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Chiming with Professor Petley’s comments, the discourses around the endurance of British film post-Brexit may emerge mostly from an English perspective that takes the largest country in the UK as synonymous for the UK as a whole – and thereby crowding out the specific interests of a Scotland that, unlike its southern neighbour, voted significantly against Brexit in the 2016 referendum. As Dr Murray argued, then, while a particularly European and trans-national type of filmmaking has emerged in Scotland over recent years, this is jeopardized by Brexit, if it means that vital sources of European co-production finances are cut off. If this is the case, as Dr Murray concluded, and if Scotland perhaps inevitably devolves from the UK, then the new game may be one of pursuing ‘inward investment’ – Hollywood money, invested in foreign countries to produce film and television there – in aggressive competition with its nearest neighbours.

This final thought was an arresting one ahead of the fifth paper, which focused largely on the significance of inward investment for the (so-called) UK film industry, but also how this partly England-centric conception may one day face competition from within the British Isles. Discussing the links between British cinema culture and Britain’s uses of ‘soft power’, Neil Archer looked at the way certain tendencies in film production – the James Bond series, Working Title rom-coms or the Mr Bean films, the Harry Potter franchise – have been mobilised as indicators of the country’s global standing. Identifying the links between such films’ references at the 2012 Olympics opening ceremony, and the strategic promotional aims of government and initiatives like the GREAT Britain campaign, Dr Archer argued that a particular image of ‘Britishness’ has successfully established the UK’s global cultural influence; though at the expense of a more nuanced view of modern Britain and the everyday realities of lower-scale British film production.

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Adding that the post-Brexit mood for the UK film industry appears reliant on a boom in inward investment, Dr Archer raised the question whether the representations of Britishness around the 2012 ceremony were themselves symptomatic of a tension already existing between Britain’s international self-image, and a resistance to this image at a popular level, ignored in this case by dominant cultural taste-makers. At the same time, the paper concluded that in a post-Brexit climate and economy, commercial and transnational film production like Working Title films, or – in the preferred example – films like Paddington, produced by the French-owned UK company Studio Canal, could play an increasingly important role in the cultural representation of Britain abroad; evidence suggesting that it is British-based family films like Paddington or the Harry Potter series that have a more meaningful impact on the perception of the UK overseas, conveying as they do messages frequently out of sync with official government policy.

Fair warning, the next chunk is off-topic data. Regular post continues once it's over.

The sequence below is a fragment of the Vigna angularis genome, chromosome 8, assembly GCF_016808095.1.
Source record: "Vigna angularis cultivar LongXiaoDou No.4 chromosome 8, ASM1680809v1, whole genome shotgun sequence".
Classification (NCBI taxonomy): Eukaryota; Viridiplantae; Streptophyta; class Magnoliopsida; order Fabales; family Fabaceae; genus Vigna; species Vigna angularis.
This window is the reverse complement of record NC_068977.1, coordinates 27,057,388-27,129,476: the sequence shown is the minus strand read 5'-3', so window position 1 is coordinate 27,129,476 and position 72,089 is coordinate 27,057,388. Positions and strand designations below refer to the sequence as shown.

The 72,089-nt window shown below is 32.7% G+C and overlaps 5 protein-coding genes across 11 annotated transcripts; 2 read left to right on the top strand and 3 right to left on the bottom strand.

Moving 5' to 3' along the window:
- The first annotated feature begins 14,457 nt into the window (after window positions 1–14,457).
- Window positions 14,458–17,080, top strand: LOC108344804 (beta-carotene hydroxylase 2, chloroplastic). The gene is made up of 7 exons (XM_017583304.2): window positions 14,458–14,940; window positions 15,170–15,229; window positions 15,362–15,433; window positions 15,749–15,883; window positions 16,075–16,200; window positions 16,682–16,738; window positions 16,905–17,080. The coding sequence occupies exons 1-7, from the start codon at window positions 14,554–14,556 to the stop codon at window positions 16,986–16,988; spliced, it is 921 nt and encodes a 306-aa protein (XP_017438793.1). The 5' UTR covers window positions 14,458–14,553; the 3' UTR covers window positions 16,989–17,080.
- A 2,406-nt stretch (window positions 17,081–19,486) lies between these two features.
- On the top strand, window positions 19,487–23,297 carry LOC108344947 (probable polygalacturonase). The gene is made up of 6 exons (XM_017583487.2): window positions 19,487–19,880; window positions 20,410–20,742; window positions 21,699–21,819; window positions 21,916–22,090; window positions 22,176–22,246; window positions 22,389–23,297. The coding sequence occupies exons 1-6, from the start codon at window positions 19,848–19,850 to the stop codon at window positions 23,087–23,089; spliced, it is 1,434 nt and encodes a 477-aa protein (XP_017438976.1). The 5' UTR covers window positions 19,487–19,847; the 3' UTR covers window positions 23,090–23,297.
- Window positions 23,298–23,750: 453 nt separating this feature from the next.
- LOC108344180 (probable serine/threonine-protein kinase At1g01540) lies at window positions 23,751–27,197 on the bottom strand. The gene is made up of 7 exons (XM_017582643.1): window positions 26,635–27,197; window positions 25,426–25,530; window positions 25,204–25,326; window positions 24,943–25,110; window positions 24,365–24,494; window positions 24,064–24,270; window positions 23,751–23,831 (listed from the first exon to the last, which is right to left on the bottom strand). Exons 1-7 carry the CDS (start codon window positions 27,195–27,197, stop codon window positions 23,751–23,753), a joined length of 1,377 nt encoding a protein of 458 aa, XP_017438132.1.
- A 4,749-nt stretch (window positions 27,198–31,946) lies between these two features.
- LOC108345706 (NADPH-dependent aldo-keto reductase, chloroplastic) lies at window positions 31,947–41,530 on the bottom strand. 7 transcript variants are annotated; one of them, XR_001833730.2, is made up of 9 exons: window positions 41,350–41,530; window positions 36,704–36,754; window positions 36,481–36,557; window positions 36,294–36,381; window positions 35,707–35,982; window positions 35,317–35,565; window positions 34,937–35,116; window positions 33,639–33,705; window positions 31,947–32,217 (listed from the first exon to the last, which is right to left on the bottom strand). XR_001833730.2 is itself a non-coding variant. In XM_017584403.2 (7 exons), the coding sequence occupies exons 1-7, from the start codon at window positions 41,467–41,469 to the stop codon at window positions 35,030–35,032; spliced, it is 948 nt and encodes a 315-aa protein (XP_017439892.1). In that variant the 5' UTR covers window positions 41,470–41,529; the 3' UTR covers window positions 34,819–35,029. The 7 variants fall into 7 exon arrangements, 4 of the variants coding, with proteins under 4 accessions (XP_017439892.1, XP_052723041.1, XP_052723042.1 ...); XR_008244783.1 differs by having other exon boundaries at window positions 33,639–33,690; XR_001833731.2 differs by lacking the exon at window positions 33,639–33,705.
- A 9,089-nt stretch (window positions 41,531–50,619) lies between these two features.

This idea that cinema could take on an increasingly ambassadorial role for Britain in light of Brexit was picked up in the final paper. Entitled ‘Who Will Listen to Britain Now?’, Owen Evans, Professor of Film at Edge Hill University, offered an engaging account of the Brexit contexts from his own position as a Germanist working intellectually and geographically between the UK and mainland Europe. Professor Evans’ talk highlighted the dispiriting sense of disillusion felt by the many Germans based in the UK and working in the creative industries (such as illustrator Axel Schaefer, whose take on the Brexit rhetoric can be seen below); as well as noting the extent to which so-called ‘British’ films, drawing on European funding and exhibition initiatives, are often more broadly European in their reception and profile: a key instance being (again) the films of Ken Loach, whose audience (and a point echoing James Leggott’s earlier observations around I, Daniel Blake) is mostly on the continental mainland, not in the UK. There was an optimistic note in Professor Evans’ talk, though, both in its suggestion that Britain could take a leaf from Germany’s regional filmmaking policies, but also in its insistence that at the cultural level – and as indicated by the prevalence of artists and creative leaders working between London and Berlin – the UK is far from closed for business to European partners. Highlighting, then, that the channels of cultural communication are not so easily limited by government policies, Professor Evans stressed that Britain’s leaving the European Union was not necessarily a departure from Europe; and that the affinities linking a devolving UK and a previously divided Germany could form the basis for what he called a Kultur Europa uniting the two countries. A similar suggestion, in fact, to that made by the Guardian’s associate editor a full three days after the event!

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It is hoped that this is only the start of a much broader national – and European – discussion, with Keele University as one of its key centres. While the full impact of Brexit remains unknown at present, film and television studies have an important part to play in investigating and commenting on the potential implications and possibilities; as well as identifying some of the ways film and television production has both informed the contexts of Brexit, but also might potentially mitigate its most corrosive effects. FILM KEELE would like to thank all the contributors who offered the foundation for discussion, as well as the various participants who provided the key questions and diverse responses throughout the day: in particular, David Forrest from the University of Sheffield, and Clive Nwonka, from Greenwich University; in addition to the various colleagues and students from Keele – Joe Andrew, Nick Bentley, David McWilliam, Helen Parr, Nick Seager, Wallis Seaton, Laura Minor, and Daniel Skentelbery.

To be continued…